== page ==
DD2 (23) moved to the capital last year as well, there to pursue the fascinating profession of film music supervision, and has been cutting her teeth on the music for the Channel 4 series Aliens plus a recent Netflix series called Lovesick (previously charmingly titled Scrotal Recall). This season, she also joined the same hockey club as her big sister and, during one match, took it upon herself to explain the rules of the game to an umpire who seemed not to be familiar with them … [Just as well she knows a good lawyer!] DD2’s current residence is an 11th-floor flat, where she spends her leisure time enjoying breathtaking views of the London skyline while lazing in a hot-tub located on the flat’s rooftop balcony. [Yes, it sucks to be living in London, doesn’t it ... ? We console ourselves by imagining how much pollution she must be inhaling!]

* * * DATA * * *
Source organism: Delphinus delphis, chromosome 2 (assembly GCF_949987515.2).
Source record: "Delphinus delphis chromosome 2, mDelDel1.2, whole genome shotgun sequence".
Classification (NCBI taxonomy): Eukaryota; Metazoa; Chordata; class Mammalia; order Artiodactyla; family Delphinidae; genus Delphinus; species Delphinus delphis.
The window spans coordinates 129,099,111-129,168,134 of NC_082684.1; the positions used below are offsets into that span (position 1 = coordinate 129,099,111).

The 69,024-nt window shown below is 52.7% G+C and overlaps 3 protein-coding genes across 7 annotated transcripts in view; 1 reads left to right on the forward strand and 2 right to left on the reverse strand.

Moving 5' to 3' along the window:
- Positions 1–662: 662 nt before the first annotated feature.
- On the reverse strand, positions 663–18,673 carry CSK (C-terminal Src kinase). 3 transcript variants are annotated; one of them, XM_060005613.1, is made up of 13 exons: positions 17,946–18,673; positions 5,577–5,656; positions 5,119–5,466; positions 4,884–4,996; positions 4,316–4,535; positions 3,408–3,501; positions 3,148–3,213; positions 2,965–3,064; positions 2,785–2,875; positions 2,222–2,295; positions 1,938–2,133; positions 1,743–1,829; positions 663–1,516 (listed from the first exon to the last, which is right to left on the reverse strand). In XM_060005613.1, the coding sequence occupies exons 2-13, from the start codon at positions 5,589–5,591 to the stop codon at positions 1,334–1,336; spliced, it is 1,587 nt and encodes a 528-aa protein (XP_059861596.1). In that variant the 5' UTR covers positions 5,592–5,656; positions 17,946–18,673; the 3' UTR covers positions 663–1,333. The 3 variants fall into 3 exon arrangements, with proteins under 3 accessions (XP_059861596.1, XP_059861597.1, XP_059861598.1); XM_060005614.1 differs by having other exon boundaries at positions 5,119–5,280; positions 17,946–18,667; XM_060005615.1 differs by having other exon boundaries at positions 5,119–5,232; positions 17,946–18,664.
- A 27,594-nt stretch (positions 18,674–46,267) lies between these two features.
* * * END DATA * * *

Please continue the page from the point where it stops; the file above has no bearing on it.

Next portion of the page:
In the spring Son&Heir, who turned 21 in April, ventured to the Jungle camp in Calais as a volunteer putting up tents (only discovering en route home that he’d taken the wrong passport …), and in May he left his job at a trendy Edinburgh vegetarian café to go travelling. [NB: Yours Truly may soon be employed by the UN peace-keeping force after acquiring valuable experience while sharing a dinner table with a stubborn hubby who thinks he hasn’t actually eaten unless red meat was involved and a vehemently vegetarian son.] The wanderer duly set off for South America in May and began by volunteering for a month in an orphanage in Cusco, Peru. Prior to his departure, he perfected his juggling skills – primarily to teach the youngsters at the orphanage, but apparently also so he could create a photo opportunity by perching on a wall on one leg high above Machu Picchu while juggling [Warning: do not try this at home.] Our aspiring clown then headed for Honduras to volunteer at an iguana sanctuary on the tiny island of Utila. Rumours that iguanas have since been spotted juggling mangos in the mangroves have not yet been confirmed.